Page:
Press and Editorial

100's & 1000's

1/10/2015
Bill Gregory

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THE TITLE of the exhibition is a reference to the miniscule decorative candies known as 100’s & 1000’s. They are a metaphor for the masses of humanity – each different and yet the same...bringing to mind the biblical reference that ‘every hair is numbered...as is every grain of sand’ (William Blake, Bob Dylan). Embedded in the works are notions about the human condition...happiness, melancholy, joy and suffering.

Each of the twelve works on display was executed in total collaboration. Half of the works may be identified by either BRUCE SEARLE’S or KIM SPOONER’S talent base.They were worked on together through constant discussion, revision and agreement of purpose over a period of twelve months.

The KIM SPOONER based pastels question the importance of figuration in contemporary art

and are somewhat joyful.The skill of an artist to conjure illusion of form, structure and colour when scaling up and working from life – in this case the model being an element as small as a 100 & 1000 piece of candy.

The charcoal drawings of faces on the flat coloured discs are dependent on the conceptual- izing what imagery depends upon. BRUCE SEARLE utilizes both the tools of a photo-media based artist as well as his roots connected to symbolism by making a reference to Odilon Re- don. This series of ‘faces’ also make strong commentary on non-objective art.They reflect the human condition of sadness, melancholy and loss but also reflect experience and hope.

Art-historical references in the exhibition are part of a broad, ongoing discourse as Redon’s ‘noirs’ make reference to Goya’s ‘blacks’ so the show references both historical and contem- porary issues in art. Both KIM SPOONER and BRUCE SEARLE are keenly aware of the art- historical continuum and both are continually adjusting their place in that discourse.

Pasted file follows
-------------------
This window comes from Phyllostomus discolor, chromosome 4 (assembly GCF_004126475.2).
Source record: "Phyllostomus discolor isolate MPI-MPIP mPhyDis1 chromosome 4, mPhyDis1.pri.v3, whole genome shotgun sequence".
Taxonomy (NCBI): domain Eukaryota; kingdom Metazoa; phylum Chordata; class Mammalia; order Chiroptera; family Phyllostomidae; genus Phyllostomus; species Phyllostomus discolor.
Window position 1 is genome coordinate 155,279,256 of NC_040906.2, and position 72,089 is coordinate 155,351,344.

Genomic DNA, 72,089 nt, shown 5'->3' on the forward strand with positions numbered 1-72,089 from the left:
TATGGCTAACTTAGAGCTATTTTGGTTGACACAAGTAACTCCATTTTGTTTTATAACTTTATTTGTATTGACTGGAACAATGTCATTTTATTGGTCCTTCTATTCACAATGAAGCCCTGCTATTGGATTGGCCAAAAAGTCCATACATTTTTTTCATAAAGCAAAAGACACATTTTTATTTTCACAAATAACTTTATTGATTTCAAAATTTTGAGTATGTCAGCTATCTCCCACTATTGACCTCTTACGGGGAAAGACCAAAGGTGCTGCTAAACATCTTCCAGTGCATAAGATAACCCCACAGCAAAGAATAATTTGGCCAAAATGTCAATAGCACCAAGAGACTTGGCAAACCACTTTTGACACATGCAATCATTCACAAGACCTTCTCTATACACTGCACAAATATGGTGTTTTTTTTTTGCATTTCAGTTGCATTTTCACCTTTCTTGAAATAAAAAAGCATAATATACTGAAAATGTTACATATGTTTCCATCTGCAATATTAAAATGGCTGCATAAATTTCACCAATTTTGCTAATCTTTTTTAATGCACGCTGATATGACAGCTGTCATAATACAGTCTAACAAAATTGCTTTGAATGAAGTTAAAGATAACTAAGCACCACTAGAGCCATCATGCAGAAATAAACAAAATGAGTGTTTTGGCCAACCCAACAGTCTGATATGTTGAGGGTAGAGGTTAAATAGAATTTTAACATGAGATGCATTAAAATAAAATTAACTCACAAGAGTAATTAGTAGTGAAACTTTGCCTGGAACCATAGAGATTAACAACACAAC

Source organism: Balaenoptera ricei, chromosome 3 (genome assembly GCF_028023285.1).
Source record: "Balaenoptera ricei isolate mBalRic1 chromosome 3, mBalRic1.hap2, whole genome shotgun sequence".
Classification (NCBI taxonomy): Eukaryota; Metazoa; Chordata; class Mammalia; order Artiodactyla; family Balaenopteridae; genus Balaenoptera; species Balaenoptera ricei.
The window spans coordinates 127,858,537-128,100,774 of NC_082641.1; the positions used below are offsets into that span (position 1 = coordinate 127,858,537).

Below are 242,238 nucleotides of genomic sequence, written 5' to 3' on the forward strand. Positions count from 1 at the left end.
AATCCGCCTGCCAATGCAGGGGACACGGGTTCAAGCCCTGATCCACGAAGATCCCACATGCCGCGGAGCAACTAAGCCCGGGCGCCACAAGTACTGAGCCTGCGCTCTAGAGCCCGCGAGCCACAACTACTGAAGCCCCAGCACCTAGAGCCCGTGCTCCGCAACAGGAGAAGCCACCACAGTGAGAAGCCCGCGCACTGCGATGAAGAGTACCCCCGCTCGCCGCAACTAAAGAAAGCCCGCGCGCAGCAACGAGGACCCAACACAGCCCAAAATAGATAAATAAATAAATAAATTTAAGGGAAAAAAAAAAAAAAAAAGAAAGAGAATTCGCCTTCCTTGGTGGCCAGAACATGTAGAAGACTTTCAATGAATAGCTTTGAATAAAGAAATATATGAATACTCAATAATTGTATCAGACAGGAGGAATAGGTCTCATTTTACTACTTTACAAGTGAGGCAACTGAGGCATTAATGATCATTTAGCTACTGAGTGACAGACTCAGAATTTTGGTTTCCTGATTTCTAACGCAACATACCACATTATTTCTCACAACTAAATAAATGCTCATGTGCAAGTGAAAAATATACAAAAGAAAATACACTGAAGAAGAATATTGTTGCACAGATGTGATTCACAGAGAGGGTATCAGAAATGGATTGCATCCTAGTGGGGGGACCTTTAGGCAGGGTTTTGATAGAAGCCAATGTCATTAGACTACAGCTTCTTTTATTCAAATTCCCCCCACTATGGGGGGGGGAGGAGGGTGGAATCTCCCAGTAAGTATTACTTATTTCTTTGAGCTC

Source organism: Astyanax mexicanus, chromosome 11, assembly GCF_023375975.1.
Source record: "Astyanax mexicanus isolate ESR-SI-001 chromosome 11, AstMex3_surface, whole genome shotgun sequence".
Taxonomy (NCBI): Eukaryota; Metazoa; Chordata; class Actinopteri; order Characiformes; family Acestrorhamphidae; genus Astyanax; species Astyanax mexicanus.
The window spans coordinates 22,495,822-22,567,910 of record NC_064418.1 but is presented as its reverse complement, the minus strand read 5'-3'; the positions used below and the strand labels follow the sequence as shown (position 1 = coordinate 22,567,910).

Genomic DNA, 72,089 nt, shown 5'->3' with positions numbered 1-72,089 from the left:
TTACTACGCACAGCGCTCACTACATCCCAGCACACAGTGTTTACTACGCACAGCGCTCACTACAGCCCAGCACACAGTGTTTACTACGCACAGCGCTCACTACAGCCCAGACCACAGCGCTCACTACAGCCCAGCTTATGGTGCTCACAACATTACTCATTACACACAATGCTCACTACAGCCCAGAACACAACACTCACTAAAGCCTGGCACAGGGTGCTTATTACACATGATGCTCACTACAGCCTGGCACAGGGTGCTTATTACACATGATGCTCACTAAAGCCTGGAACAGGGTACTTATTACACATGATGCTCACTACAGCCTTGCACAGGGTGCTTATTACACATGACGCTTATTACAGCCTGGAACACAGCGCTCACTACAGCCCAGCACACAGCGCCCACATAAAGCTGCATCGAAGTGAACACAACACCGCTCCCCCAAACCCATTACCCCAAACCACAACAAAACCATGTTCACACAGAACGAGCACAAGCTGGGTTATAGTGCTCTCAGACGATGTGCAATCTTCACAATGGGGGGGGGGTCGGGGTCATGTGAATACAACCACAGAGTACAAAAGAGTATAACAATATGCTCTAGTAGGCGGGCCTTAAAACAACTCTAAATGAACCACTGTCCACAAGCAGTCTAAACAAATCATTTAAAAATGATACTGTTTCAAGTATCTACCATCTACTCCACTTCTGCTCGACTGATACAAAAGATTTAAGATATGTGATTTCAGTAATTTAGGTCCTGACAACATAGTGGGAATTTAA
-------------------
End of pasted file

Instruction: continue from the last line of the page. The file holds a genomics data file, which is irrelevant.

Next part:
ESSAY

Although the Exhibition 100’s &1000’s ultimately is about the human condition, a metaphor for the countless masses of humanity, it is also informed by various diverse strands of art historical discourse – the foremost of which is the rubric of non-objective/representational practice. The uniform colour tondos that provide the surface for the charcoal face series, ironically reference Non-Objective Art – tautness and tension is wrought by the disruptive addition of the 20,000 or so marks, which together produce the illusionist features of human faces. In turn these faces recall the French Symbolist Artist, Odilon Redon’s noirs – images evoking the ‘trist- esse’ of a forsaken Christ, the severed head of John the Baptist or the tearful visage of a crying spider.

On one level the representations of individual candy 100’s and 1000’s in Pastel, can be seen as somewhat playful, referencing one strand of Surrealism, the unaccountable joy and subversive pleasure experienced when something miniscule, unconsidered and unnoticed is enlarged to a scale that only a skilled figurative Artist can articulate. Included in the ‘Adventure of Figuration’ too, is the slippage, the quasi ‘double think’ that permits an illusionist rendering to be simultane- ously communicated as ‘a pipe’ and as ‘not a pipe’!

Bruce Searle – Sydney September 2015

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